A quickie: scoring the act of love

Two of the less opinionated wine writers that I know have suggested that I watch “Blades of Glory.”  It’s on the list.  Their recommendation is based on the apparent similarities between characters in the film and those in the UK wine trade.

I’ve read two recent articles from two UK wine writers: Number One.  And Number Two.  Go back to them – links at the bottom.  They’re both about points, and scoring wine from barrel.  The most pertinent point is the inexact science of tasting from barrel and making a useful appraisal, one that buyers of said wines may or may not refer to when making a purchase.  The more interesting point is the whole issue of scores.  99/100 or 19/20 and all that shebang.

Whilst watching the debate draw itself out on various media, this struck me: scoring a wine, a liquid that is, or can be, the gateway to sensual, intellectual and spiritual pleasure (as well as something that inebriates you), is not unlike scoring the act of love.  Not only is the science inexact, the key performance indicators hard to grasp and impossible to measure, the very scoring of something so sublime rather denigrates the subject itself.  And speaking of subjects, objectivity is an issue.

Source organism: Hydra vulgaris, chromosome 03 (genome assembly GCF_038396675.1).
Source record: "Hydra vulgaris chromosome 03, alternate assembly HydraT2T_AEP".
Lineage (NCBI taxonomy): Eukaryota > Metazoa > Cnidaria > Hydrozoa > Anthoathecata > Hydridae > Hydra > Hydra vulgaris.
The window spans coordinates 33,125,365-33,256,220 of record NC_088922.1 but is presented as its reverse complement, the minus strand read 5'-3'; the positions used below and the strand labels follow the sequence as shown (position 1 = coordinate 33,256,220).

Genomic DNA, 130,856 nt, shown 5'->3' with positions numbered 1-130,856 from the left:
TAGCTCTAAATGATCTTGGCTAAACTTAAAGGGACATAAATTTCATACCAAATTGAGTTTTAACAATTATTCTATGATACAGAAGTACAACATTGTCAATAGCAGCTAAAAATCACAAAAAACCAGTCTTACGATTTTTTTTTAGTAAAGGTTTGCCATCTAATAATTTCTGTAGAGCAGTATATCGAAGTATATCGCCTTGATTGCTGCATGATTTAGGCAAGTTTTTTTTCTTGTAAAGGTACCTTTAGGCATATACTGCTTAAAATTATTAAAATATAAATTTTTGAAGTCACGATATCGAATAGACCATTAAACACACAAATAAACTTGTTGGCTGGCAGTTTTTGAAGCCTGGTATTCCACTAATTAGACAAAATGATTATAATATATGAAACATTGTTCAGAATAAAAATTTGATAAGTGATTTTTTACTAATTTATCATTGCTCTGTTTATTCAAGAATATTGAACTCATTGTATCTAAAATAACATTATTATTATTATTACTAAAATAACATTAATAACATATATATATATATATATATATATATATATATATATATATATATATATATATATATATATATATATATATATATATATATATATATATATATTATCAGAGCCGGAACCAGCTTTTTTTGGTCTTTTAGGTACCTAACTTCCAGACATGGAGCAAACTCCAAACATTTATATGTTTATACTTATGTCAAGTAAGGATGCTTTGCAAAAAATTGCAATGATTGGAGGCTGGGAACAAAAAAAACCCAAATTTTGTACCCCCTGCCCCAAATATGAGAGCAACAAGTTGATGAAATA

Well: it’s fair to say that we’ve all had our 100-pointers.  This is where the scores actually do come in handy.  Your 100-pointer rather defies description.  I’ve tasted a few wines like this: words rather fail me for 2009 Latour, for instance.  My little cry afterwards sums the wine up perfectly, as does the full 100.  But, perfection aside, isn’t anything else a bit too subjective?

As with the act of love, isn’t so much of the pleasure of a seriously good bottle of wine, or even one less serious, as much to do with the moment and, even more, the company, as the act, or the bottle, itself?

There is a James Suckling “I’m 100 on that” joke here somewhere, but I can’t quite nail it down.  At the same time, Clive Coates is whispering in my ear: “very fine plus”… Meanwhile, a few of the UK wine writers are shouting on twitter that: “you shouldn’t do it like that”.

Number One

Number Two